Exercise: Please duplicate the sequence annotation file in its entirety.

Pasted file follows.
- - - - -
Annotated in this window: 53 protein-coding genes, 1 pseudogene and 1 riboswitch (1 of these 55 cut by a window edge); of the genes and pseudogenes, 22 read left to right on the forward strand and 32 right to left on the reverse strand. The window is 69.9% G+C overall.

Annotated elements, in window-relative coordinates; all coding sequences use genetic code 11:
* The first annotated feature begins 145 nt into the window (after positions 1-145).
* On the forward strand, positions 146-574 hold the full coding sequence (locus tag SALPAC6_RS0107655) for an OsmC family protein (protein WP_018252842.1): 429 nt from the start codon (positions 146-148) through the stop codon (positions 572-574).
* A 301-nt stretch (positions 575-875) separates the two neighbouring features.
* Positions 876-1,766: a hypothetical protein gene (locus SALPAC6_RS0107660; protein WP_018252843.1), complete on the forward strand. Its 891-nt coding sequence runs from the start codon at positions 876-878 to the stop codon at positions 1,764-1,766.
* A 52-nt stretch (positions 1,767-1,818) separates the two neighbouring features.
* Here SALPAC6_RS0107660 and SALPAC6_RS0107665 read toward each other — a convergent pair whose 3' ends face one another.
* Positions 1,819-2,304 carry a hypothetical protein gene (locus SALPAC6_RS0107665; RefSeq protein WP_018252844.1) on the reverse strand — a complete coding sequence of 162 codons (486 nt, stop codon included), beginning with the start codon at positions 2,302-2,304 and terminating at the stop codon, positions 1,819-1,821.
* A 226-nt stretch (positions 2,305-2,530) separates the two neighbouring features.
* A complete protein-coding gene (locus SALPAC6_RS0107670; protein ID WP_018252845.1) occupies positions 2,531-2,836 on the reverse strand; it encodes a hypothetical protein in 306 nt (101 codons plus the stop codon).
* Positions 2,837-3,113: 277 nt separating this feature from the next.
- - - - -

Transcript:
Annotated in this window: 53 protein-coding genes, 1 pseudogene and 1 riboswitch (1 of these 55 cut by a window edge); of the genes and pseudogenes, 22 read left to right on the forward strand and 32 right to left on the reverse strand. The window is 69.9% G+C overall.

Annotated elements, in window-relative coordinates; all coding sequences use genetic code 11:
* The first annotated feature begins 145 nt into the window (after positions 1-145).
* On the forward strand, positions 146-574 hold the full coding sequence (locus tag SALPAC6_RS0107655) for an OsmC family protein (protein WP_018252842.1): 429 nt from the start codon (positions 146-148) through the stop codon (positions 572-574).
* A 301-nt stretch (positions 575-875) separates the two neighbouring features.
* Positions 876-1,766: a hypothetical protein gene (locus SALPAC6_RS0107660; protein WP_018252843.1), complete on the forward strand. Its 891-nt coding sequence runs from the start codon at positions 876-878 to the stop codon at positions 1,764-1,766.
* A 52-nt stretch (positions 1,767-1,818) separates the two neighbouring features.
* Here SALPAC6_RS0107660 and SALPAC6_RS0107665 read toward each other — a convergent pair whose 3' ends face one another.
* Positions 1,819-2,304 carry a hypothetical protein gene (locus SALPAC6_RS0107665; RefSeq protein WP_018252844.1) on the reverse strand — a complete coding sequence of 162 codons (486 nt, stop codon included), beginning with the start codon at positions 2,302-2,304 and terminating at the stop codon, positions 1,819-1,821.
* A 226-nt stretch (positions 2,305-2,530) separates the two neighbouring features.
* A complete protein-coding gene (locus SALPAC6_RS0107670; protein ID WP_018252845.1) occupies positions 2,531-2,836 on the reverse strand; it encodes a hypothetical protein in 306 nt (101 codons plus the stop codon).
* Positions 2,837-3,113: 277 nt separating this feature from the next.